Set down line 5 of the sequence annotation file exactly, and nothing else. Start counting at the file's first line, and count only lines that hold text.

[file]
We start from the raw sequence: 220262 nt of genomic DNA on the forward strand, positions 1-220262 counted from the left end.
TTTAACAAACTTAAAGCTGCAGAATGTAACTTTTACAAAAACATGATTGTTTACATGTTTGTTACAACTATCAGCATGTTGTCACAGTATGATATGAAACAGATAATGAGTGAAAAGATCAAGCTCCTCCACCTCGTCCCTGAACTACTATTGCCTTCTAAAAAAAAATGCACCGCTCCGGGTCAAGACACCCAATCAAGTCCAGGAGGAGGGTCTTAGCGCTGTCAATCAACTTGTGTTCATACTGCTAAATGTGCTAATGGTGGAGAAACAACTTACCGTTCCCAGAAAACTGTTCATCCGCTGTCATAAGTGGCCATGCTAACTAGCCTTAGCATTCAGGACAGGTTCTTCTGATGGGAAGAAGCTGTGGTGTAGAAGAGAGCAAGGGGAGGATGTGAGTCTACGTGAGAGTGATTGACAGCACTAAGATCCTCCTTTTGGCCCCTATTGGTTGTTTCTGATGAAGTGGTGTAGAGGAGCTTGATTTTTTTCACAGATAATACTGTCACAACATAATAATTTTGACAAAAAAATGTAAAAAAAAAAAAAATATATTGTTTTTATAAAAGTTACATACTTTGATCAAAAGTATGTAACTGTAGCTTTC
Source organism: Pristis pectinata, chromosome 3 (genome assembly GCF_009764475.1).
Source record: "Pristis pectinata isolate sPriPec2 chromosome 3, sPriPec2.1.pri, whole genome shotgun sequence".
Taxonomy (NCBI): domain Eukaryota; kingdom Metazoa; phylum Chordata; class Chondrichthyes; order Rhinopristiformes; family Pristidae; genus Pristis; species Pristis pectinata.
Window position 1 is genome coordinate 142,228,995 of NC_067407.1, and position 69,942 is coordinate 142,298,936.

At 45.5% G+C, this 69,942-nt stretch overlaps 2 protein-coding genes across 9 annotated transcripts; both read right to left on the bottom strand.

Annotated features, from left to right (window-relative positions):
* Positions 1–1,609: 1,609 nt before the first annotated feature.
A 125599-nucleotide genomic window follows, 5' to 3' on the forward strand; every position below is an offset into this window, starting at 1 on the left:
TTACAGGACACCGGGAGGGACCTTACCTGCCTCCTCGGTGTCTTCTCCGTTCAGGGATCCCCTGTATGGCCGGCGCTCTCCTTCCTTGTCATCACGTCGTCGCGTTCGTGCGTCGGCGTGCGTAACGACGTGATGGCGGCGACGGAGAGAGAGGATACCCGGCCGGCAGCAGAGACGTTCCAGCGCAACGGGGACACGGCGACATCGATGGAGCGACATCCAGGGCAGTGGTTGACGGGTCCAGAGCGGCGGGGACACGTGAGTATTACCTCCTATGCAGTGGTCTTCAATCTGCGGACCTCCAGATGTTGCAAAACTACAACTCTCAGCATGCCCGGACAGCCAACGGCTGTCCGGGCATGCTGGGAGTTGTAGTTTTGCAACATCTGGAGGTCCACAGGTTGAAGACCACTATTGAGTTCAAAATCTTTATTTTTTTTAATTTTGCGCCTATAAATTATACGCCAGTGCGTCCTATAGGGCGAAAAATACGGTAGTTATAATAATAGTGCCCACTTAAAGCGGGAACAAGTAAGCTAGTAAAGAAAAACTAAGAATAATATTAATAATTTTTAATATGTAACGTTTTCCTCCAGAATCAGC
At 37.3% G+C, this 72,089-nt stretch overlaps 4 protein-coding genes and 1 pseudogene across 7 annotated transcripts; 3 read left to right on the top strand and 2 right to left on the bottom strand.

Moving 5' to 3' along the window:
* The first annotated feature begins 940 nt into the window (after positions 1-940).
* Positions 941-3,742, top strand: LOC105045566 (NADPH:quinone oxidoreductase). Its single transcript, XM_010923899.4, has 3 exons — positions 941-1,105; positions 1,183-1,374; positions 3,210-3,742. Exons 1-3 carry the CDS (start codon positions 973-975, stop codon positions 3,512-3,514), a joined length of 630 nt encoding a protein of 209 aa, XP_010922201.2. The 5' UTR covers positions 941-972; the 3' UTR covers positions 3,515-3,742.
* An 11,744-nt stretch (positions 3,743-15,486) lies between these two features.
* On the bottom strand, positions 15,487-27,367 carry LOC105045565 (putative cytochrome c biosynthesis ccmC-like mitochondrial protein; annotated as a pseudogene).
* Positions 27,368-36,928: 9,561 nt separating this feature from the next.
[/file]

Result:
Taxonomy (NCBI): domain Eukaryota; kingdom Metazoa; phylum Chordata; class Chondrichthyes; order Rhinopristiformes; family Pristidae; genus Pristis; species Pristis pectinata.